Imagine the feeling of finding a $20 bill in a coat pocket you haven’t worn since last winter. It’s like a surprise gift from your past self. Now think of that surprise growing over time, turning that one bill into a stack of cash. That’s the magic of Series EE savings bonds. These bonds are issued by the U.S. Treasury and are like reliable workhorses in the world of investments. They’re not flashy or risky. Instead, they offer slow and steady growth that you can count on.
Series EE bonds are a bit like planting a small tree today and knowing it will become a strong, sturdy tree that can handle storms and give you shade when you need it. But how do these bonds actually work? And do they fit into your financial plans? As we take a closer look at these bonds, we’ll also see how they can balance out your investment mix.
Getting to Know Series EE Bonds: The Basics
Think of Series EE bonds as a way the government helps people save money in a safe and low-risk manner. James Allen, a financial expert, explains that these bonds are a bit like giving a loan to the government, and in return, the government pays you back with some extra money over time.
These bonds earn interest regularly for 30 years, or until you decide to cash them in. From May 1 to October 31, the current interest rate is 2.50%. But if you hold onto an EE bond for 20 years, it’s guaranteed to double in value, no matter what the interest rate is at that time.
Here’s the deal: You’re lending some of your money to the government, and they’re not only paying it back but also giving you a little extra for your trust. This is the heart of Series EE bonds, offering you a safe and dependable way to grow your savings.
Buying Series EE Bonds: How It Works
Getting your hands on EE bonds is a digital affair now. It’s as simple as clicking a few buttons:
- Log into your TreasuryDirect account. If you don’t have one, setting it up is easy and quick.
- Click on “BuyDirect.”
- Choose EE bonds over I bonds and hit “Submit.”
- Follow the steps to give your information.
Here’s the exciting part. You can buy an electronic EE bond for as little as $25, and you can go up to $10,000, choosing the exact amount you want.
Remember: There’s a limit on how much you can buy. You can invest up to $10,000 in EE bonds each year. So, while the chance to invest is good, it’s not unlimited.
Cashing In Your EE Bonds: Turning Them into Money
Knowing how to cash in your EE bonds is just as important as knowing how to buy them. After all, an investment’s true value comes out when you can use the money. Let’s walk through the steps of changing your EE bonds into cash.
You can cash your EE bonds after owning them for a year. But, like fine wine, these bonds get better with time. The longer you hold onto them, the more they’ll grow—up to 30 years.
Just a heads-up: If you decide to cash in an EE bond before five years, you’ll lose the last three months of interest. So, these bonds are best for those of us who are thinking about saving for the long haul.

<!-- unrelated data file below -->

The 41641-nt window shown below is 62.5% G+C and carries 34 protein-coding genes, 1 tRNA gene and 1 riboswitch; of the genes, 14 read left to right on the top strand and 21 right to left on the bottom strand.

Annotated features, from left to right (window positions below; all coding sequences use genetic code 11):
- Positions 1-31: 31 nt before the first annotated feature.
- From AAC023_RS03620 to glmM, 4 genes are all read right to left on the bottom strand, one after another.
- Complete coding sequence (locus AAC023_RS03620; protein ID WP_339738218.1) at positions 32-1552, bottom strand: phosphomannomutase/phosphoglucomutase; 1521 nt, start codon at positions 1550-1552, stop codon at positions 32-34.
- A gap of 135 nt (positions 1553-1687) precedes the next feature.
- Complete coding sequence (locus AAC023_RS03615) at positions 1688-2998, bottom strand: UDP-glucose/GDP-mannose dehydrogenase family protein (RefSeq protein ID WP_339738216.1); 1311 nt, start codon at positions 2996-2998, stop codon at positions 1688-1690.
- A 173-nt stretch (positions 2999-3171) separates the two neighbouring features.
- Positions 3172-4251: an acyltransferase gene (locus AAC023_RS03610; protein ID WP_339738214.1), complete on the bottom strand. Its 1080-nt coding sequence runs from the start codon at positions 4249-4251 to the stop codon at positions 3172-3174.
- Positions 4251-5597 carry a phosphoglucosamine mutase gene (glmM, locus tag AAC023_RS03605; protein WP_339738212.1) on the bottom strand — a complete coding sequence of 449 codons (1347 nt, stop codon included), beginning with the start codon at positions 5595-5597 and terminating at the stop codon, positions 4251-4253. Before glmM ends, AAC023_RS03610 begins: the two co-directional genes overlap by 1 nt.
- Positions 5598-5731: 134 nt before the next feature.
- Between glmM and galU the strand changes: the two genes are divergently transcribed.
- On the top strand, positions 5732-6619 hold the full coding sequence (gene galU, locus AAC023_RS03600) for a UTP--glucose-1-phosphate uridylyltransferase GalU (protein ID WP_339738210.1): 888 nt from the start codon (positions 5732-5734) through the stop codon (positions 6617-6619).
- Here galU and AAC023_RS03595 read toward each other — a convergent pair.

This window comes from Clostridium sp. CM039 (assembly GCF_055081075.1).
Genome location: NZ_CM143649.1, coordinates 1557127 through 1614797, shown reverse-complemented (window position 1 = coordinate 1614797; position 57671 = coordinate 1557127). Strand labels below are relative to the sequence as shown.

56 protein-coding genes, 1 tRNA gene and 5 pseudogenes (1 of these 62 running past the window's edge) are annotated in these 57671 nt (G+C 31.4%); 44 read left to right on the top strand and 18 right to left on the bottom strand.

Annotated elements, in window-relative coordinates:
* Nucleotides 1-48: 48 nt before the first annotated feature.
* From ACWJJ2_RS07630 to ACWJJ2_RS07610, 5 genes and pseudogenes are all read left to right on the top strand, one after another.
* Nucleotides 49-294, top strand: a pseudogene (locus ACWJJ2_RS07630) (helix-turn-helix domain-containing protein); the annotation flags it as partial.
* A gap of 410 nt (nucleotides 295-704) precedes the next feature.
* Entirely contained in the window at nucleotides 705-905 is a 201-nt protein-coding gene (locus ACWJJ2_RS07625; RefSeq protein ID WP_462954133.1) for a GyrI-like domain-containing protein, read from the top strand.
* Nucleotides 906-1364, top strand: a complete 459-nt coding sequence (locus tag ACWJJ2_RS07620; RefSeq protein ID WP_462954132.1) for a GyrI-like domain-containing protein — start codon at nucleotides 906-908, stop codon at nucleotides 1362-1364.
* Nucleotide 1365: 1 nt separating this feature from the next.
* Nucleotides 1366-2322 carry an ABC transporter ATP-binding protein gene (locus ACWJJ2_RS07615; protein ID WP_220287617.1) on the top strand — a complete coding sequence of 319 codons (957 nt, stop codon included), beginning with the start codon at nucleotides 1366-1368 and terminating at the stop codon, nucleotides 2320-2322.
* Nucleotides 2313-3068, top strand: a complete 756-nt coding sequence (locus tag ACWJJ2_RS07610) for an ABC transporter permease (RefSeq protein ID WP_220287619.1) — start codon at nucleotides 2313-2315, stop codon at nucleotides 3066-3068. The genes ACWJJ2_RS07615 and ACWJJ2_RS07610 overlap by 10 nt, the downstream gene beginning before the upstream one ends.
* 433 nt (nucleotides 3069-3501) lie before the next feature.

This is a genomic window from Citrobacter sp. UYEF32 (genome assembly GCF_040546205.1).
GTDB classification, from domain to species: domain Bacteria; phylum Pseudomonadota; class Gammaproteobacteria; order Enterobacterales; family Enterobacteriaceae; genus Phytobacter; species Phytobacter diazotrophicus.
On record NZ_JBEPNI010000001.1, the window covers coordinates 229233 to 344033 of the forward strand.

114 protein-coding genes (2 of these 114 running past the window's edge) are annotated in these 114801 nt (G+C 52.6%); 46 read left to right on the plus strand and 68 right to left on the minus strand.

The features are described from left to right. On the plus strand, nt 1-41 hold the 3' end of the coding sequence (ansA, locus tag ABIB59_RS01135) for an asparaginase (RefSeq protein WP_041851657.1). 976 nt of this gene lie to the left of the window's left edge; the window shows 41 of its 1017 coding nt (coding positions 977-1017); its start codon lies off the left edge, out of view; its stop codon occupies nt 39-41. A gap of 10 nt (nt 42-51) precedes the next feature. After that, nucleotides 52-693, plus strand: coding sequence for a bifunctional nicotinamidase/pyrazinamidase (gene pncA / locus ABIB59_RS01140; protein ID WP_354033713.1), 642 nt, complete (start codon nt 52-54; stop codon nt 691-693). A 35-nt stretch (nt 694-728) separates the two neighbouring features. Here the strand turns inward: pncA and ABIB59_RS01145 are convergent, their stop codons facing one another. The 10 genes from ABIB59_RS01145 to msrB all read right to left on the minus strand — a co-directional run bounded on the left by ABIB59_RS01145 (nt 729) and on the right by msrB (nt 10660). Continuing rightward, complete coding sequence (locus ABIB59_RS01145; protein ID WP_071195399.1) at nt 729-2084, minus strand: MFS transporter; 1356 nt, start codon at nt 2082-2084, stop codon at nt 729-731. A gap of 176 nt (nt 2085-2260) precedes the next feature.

Before you turn your EE bonds into cash, you can find out how much they’re worth by checking your TreasuryDirect account under “Current Holdings.” You’re free to cash in any amount that’s $25 or more, down to the exact cents. But if you’re only cashing in part of a bond, you need to leave at least $25 in your account.
When you’re ready to cash in your electronic EE bonds:
- Log into your TreasuryDirect account.
- Go to “ManageDirect.”
- Click the link for cashing securities.
Tackling Taxes: How EE Bonds Are Taxed
The interest your EE bonds earn is subject to federal income tax. You don’t have to worry about state or local taxes. So, you only need to account for it when you’re doing your federal tax return.
When it comes to reporting the interest for taxes, you’ve got two choices:
- Deferred Interest Reporting: You can wait to report the interest until you actually get it—when you cash in the bonds or when they reach maturity. You’ll get a Form 1099-INT for the year you get the interest.
- Annual Interest Reporting: You can report the interest your EE bonds earn every year. You won’t get a Form 1099-INT each year, so you’ll need to keep track of the interest yourself.
Which option you pick depends on your tax situation. It might be helpful to talk to a tax expert to figure out what works best for you.
Are Series EE Bonds a Good Choice?
Whether Series EE bonds are a smart investment depends on your own financial situation, goals, and how comfortable you are with risk.
James Allen compares the value of EE bonds to the value of art—it’s a matter of personal perspective. He explains, “For some people, the security and promise of doubling their money at the end make these bonds a precious part of their investment collection. Others might not be as interested due to the longer time it takes to grow and the moderate returns. It’s like deciding between a slow-cooked meal and a quick microwave dish. Both get the job done, but the time and taste are different.”
If you’re looking for a safe place to invest for the long run, where your money is safe and growth is steady, then EE bonds could be your cup of tea. They shine in their low-risk nature, reliable returns, and tax perks.
But if quick access to your investment, higher returns, or flexibility are what you want, EE bonds might not be the best fit. They need a patient approach to reach their full potential, and cashing them in too early could cost you.
Just like any investment decision, it’s wise to explore your options and chat with a financial expert before making a choice. Your unique circumstances should guide your decision-making.